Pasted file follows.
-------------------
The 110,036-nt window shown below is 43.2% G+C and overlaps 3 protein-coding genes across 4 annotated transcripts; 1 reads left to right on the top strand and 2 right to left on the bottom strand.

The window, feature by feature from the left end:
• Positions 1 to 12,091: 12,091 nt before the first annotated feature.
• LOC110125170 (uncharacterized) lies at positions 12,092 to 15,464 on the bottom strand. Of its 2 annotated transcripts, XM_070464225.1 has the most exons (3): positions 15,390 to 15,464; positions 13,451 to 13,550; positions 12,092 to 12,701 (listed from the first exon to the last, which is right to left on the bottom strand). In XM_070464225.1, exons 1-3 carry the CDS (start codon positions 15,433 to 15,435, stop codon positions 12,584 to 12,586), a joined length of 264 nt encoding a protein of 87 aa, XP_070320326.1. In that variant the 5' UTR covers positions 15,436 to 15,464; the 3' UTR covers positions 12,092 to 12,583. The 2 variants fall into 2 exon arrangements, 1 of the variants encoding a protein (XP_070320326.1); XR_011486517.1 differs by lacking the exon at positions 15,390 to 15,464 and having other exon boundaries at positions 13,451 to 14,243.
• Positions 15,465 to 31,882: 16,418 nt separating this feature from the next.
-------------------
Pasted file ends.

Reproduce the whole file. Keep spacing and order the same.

The 110,036-nt window shown below is 43.2% G+C and overlaps 3 protein-coding genes across 4 annotated transcripts; 1 reads left to right on the top strand and 2 right to left on the bottom strand.

The window, feature by feature from the left end:
• Positions 1 to 12,091: 12,091 nt before the first annotated feature.
• LOC110125170 (uncharacterized) lies at positions 12,092 to 15,464 on the bottom strand. Of its 2 annotated transcripts, XM_070464225.1 has the most exons (3): positions 15,390 to 15,464; positions 13,451 to 13,550; positions 12,092 to 12,701 (listed from the first exon to the last, which is right to left on the bottom strand). In XM_070464225.1, exons 1-3 carry the CDS (start codon positions 15,433 to 15,435, stop codon positions 12,584 to 12,586), a joined length of 264 nt encoding a protein of 87 aa, XP_070320326.1. In that variant the 5' UTR covers positions 15,436 to 15,464; the 3' UTR covers positions 12,092 to 12,583. The 2 variants fall into 2 exon arrangements, 1 of the variants encoding a protein (XP_070320326.1); XR_011486517.1 differs by lacking the exon at positions 15,390 to 15,464 and having other exon boundaries at positions 13,451 to 14,243.
• Positions 15,465 to 31,882: 16,418 nt separating this feature from the next.